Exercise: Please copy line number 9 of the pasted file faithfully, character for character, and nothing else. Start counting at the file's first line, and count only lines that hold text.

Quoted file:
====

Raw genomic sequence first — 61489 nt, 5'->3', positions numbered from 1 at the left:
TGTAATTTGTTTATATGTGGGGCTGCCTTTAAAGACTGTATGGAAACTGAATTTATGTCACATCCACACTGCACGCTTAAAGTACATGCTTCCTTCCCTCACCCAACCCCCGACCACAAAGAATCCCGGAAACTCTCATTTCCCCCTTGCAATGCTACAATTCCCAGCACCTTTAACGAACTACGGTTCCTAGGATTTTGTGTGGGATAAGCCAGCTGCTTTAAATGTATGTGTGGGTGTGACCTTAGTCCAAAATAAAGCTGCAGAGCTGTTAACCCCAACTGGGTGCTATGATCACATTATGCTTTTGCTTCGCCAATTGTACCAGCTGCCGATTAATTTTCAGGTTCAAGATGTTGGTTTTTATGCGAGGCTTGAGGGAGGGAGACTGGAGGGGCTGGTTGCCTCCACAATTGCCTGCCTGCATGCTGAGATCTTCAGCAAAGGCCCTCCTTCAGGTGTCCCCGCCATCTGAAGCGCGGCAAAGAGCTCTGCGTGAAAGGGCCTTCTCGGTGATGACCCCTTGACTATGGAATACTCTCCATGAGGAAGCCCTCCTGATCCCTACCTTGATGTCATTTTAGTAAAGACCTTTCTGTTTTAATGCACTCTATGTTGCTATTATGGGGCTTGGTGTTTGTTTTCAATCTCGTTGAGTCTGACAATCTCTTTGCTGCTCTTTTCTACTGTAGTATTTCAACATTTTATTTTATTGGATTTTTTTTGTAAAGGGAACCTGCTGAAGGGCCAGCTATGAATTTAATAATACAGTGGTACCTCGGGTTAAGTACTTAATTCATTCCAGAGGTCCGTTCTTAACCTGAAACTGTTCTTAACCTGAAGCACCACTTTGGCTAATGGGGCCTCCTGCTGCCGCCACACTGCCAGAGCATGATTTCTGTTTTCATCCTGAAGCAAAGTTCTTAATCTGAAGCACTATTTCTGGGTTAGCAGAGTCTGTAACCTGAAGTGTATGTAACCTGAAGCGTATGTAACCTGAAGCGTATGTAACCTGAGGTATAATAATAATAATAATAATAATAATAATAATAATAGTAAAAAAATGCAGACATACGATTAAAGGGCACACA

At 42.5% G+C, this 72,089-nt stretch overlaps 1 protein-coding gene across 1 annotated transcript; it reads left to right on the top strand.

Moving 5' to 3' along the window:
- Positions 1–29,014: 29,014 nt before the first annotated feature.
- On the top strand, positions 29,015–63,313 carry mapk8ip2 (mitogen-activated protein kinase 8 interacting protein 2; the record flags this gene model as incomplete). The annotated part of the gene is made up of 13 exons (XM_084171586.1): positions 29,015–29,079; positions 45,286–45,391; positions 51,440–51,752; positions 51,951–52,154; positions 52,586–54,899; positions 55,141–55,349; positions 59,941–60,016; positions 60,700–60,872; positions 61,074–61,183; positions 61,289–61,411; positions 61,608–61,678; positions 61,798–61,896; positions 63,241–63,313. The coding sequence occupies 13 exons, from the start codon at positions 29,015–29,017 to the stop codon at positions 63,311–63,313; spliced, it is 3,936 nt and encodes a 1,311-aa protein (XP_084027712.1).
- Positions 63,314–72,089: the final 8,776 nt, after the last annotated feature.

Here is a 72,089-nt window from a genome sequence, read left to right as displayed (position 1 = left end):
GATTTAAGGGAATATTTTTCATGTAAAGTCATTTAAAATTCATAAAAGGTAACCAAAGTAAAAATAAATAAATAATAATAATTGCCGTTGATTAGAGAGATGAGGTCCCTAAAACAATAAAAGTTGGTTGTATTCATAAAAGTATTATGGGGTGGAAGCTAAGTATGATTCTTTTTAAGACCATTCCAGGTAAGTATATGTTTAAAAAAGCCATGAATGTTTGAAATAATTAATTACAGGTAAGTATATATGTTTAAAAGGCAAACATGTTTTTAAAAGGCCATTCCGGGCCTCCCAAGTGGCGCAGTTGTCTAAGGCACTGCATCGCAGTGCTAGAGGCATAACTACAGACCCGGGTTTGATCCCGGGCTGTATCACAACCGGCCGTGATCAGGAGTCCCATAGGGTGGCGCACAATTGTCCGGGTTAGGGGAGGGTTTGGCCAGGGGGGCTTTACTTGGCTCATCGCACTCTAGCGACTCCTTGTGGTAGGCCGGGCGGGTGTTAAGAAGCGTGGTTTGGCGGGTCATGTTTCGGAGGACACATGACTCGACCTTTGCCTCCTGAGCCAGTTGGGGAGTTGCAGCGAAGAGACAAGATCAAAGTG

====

GATTTAAGGGAATATTTTTCATGTAAAGTCATTTAAAATTCATAAAAGGTAACCAAAGTAAAAATAAATAAATAATAATAATTGCCGTTGATTAGAGAGATGAGGTCCCTAAAACAATAAAAGTTGGTTGTATTCATAAAAGTATTATGGGGTGGAAGCTAAGTATGATTCTTTTTAAGACCATTCCAGGTAAGTATATGTTTAAAAAAGCCATGAATGTTTGAAATAATTAATTACAGGTAAGTATATATGTTTAAAAGGCAAACATGTTTTTAAAAGGCCATTCCGGGCCTCCCAAGTGGCGCAGTTGTCTAAGGCACTGCATCGCAGTGCTAGAGGCATAACTACAGACCCGGGTTTGATCCCGGGCTGTATCACAACCGGCCGTGATCAGGAGTCCCATAGGGTGGCGCACAATTGTCCGGGTTAGGGGAGGGTTTGGCCAGGGGGGCTTTACTTGGCTCATCGCACTCTAGCGACTCCTTGTGGTAGGCCGGGCGGGTGTTAAGAAGCGTGGTTTGGCGGGTCATGTTTCGGAGGACACATGACTCGACCTTTGCCTCCTGAGCCAGTTGGGGAGTTGCAGCGAAGAGACAAGATCAAAGTG